Thus, the area of the semicircle with radius \(r = 2\) is \(\frac{1}{2} \times \pi r^2 = 2\pi. \ _\square\)

## Circles - Arc Length

Arc length of a circle is the length of the curved part. Arc length of a full circle is its circumference, but what about the arc length of sectors (pieces of circles)? They are calculated by a formula \(S=r\theta,\) where \(S\) is the arc length, \(r\) is the radius of the circle, and \(\theta\) is the angle of the sector.

NOTE: The angle should be in radians.

## Circles - Central Angles

In order to measure an arc of a circle we use the size of the central angle that forms the arc.A

central angleof a circle is an angle where its vertex is the center of the circle and its sides are radius of the circle.

For example, In the diagram above, \(\angle AOB\) is a central angle that forms arc \(\stackrel \frown{AB}\). If \(\angle AOB = 60^\circ,\) we call \(\stackrel \frown{AB}=60^\circ\).

Two equal arcs are formed by two equal central angles.

Among two arcs, the longer one is formed by a larger central angle.

If the central angle is \(180^\circ = \pi\), the arc formed by this angle is half the circumference. If the central angle is \(360^\circ = 2\pi\), the arc formed by this angle is the whole circumference. \(_\square\)

## Circles - Inscribed Angles

An

inscribed angleis an angle where its vertex is a point on the circumference of the circle and its sides are chords of the circle that passes through the vertex.

In the diagram, \(\angle ACB\) and \(\angle ADB\) are both inscribed angles that form arc \(\stackrel \frown{AB}\).

The size of an inscribed angle is half the size of the central angle that forms the same arc.

Two inscribed angles forming the same arc or forming two equal arcs are equal.

If two inscribed angles are equal, the arc(s) that they form are equal.

Among two inscribed angles, the larger one forms the longer arc. \(_\square\)

## Circles - Intersecting Chords

The figure above shows a circle with two chords intersecting. The two chords are each cut into two segments by the point of intersection. One chord is cut into two line segments each of lengths \(a\) and \(b,\) and the other into two segments each of lengths \(c\) and \(d.\)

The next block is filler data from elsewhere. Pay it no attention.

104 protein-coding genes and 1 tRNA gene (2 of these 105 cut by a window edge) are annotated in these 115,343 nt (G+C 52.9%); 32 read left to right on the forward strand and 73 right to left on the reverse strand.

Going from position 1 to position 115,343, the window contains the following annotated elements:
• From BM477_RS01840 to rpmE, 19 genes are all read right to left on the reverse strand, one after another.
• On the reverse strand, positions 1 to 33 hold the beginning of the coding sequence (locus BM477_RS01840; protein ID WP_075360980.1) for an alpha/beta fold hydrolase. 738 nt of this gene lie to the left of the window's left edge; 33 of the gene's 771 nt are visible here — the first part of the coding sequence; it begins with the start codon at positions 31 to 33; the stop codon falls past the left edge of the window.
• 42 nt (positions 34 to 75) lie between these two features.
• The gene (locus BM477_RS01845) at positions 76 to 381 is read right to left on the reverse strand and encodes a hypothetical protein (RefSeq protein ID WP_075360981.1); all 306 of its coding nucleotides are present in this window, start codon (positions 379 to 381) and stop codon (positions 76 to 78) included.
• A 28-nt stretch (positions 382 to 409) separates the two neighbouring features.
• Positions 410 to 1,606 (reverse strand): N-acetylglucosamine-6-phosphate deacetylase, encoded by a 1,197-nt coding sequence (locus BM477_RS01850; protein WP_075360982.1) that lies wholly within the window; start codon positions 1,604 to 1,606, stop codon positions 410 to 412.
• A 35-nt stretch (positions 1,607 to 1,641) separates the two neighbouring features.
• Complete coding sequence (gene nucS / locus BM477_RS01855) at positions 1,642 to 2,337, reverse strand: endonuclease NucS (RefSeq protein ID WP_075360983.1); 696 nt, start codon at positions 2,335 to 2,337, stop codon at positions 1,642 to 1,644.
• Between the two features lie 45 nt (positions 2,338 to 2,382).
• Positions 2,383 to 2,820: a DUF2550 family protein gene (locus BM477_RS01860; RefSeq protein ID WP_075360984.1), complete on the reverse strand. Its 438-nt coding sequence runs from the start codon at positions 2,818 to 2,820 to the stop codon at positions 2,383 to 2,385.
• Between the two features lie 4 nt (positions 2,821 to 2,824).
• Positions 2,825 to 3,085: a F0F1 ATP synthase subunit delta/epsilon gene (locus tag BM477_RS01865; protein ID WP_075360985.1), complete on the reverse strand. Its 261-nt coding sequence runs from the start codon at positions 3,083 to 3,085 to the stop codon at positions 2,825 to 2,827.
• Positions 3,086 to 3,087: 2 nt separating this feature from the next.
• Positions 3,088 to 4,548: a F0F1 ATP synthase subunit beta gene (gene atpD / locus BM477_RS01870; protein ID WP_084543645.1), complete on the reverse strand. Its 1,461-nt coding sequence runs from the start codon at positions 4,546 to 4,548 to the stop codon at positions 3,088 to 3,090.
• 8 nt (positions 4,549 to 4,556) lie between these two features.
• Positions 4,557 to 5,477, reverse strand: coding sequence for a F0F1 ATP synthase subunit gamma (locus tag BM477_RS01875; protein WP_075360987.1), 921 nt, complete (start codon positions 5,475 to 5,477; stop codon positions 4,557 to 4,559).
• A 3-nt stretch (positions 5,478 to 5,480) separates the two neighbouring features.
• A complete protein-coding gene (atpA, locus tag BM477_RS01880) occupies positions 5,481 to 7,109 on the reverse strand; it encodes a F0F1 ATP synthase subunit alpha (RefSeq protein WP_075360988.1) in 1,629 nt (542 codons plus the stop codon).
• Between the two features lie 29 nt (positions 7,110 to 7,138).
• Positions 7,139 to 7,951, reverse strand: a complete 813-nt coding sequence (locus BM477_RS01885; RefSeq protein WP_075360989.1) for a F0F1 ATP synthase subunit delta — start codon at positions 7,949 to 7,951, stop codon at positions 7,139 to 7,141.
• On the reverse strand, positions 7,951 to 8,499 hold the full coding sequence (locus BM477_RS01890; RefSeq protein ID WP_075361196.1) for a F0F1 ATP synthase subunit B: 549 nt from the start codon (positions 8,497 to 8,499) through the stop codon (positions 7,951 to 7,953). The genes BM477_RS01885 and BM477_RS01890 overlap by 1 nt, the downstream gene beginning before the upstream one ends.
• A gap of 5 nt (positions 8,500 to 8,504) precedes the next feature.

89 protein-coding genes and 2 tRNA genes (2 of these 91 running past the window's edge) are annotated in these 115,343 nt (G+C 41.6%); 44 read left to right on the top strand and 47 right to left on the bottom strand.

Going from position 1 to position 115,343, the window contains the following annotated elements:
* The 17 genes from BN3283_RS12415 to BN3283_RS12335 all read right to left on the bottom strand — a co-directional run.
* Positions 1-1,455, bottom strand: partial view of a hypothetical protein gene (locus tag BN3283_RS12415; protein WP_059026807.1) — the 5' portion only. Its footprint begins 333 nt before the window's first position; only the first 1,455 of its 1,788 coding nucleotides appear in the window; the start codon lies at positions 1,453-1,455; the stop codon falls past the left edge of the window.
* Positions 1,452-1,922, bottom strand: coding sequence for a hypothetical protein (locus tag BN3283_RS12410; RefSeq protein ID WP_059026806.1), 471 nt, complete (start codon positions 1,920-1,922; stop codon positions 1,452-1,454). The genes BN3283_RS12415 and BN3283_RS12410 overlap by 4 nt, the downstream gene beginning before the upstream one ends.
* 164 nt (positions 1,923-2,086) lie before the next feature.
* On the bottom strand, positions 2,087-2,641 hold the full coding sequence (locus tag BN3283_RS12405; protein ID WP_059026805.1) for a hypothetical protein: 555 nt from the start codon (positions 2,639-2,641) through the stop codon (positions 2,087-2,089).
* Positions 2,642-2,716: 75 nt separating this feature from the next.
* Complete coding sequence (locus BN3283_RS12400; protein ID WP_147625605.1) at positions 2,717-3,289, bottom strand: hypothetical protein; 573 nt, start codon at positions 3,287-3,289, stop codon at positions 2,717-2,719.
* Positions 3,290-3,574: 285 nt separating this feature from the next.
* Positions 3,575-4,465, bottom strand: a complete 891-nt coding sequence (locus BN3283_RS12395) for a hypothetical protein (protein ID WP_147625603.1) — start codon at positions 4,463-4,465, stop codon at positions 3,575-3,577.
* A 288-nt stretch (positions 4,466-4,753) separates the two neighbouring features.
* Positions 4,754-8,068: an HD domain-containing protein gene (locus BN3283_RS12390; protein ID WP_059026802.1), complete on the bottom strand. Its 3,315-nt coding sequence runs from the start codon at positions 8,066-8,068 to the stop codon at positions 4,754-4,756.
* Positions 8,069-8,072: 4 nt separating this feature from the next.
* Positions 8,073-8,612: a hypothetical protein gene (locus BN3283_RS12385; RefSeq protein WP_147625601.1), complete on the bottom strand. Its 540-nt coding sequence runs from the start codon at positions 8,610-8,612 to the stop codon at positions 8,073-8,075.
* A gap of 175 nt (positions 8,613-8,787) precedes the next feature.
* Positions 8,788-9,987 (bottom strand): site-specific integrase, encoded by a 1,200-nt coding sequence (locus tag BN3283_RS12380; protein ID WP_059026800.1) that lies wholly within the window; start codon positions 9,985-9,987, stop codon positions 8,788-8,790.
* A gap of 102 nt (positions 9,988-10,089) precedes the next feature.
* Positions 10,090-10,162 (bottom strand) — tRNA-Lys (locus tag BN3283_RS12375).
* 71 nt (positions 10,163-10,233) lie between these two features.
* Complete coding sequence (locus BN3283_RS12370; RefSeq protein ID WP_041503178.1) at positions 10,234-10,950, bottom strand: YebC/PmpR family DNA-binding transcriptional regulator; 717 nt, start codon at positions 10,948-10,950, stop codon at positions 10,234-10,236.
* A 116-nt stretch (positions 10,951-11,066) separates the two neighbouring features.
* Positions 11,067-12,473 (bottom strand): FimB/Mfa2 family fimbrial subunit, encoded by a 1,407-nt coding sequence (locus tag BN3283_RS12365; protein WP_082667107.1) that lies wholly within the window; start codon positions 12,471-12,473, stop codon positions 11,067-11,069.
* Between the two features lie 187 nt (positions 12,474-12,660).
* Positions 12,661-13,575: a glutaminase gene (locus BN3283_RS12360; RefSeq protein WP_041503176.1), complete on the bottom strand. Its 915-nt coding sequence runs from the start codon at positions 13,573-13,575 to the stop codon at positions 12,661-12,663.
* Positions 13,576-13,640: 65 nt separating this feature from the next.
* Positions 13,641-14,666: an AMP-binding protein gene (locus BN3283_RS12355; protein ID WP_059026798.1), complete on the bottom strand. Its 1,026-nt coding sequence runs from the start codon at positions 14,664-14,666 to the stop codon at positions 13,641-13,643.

The **intersecting chord theorem** states that the two chords in the figure above satisfy \(a\times b=c \times d.\) Thus, \(a \times b\) is always equal to \(c \times d\) regardless of where the two chords intersect inside the circle.

## Find the value of \(x\) in the figure below.

From the intersecting chord theorem, we have \[ \begin{align} 3 \times x &= 4 \times 6 \\ x &= 8. \ _\square \end{align} \]

## Find the value of \(x\) in the figure below.

According to the intersecting chord theorem we have \[ \begin{align} 10 \times (x+4) &= 15 \times (x+1) \\ 10x+40 &= 15x+15 \\ 5x &= 25 \\ x &= 5. \ _\square \end{align} \]

## The lengths of some line segments in the figure below are

\[ \] \[ \lvert \overline{AC} \rvert =2, \lvert \overline{CD} \rvert= 3, \lvert \overline{DE} \rvert = 6.\] \[ \]

## If \( \lvert \overline{CE} \rvert = 3\cdot \lvert \overline{AC} \rvert ,\) then what is \( \lvert \overline{AB} \rvert ?\)

Since \(\lvert \overline{CE} \rvert = 3\cdot \lvert \overline{AC} \rvert ,\) we have \[ \begin{align} \lvert \overline {CE} \rvert &= 3 \times \lvert \overline {AC} \rvert \\ &= 3 \times 2 \\ &= 6. \end{align} \]

According to the intersecting chord theorem, we have \[ \begin{align} \lvert \overline{AC} \rvert \times \lvert \overline{CE} \rvert &= \lvert \overline{CD} \rvert \times \lvert \overline{BC} \rvert \\ 2 \times 6 &= 3 \times \lvert \overline{BC} \rvert \\ \lvert \overline{BC} \rvert &= 4. \end{align} \]

Now observe that \(\angle ACB=\angle DCE,\) and \[ \begin{align} \lvert \overline {AC} \rvert : \lvert \overline {CD} \rvert &= 2 : 3 \\ \lvert \overline {BC} \rvert : \lvert \overline {CE} \rvert &= 4 : 6 = 2 : 3, \end{align} \] which implies that the triangles \(\triangle ACB\) and \(\triangle DCE\) are in SAS similarity with a ratio of 2:3.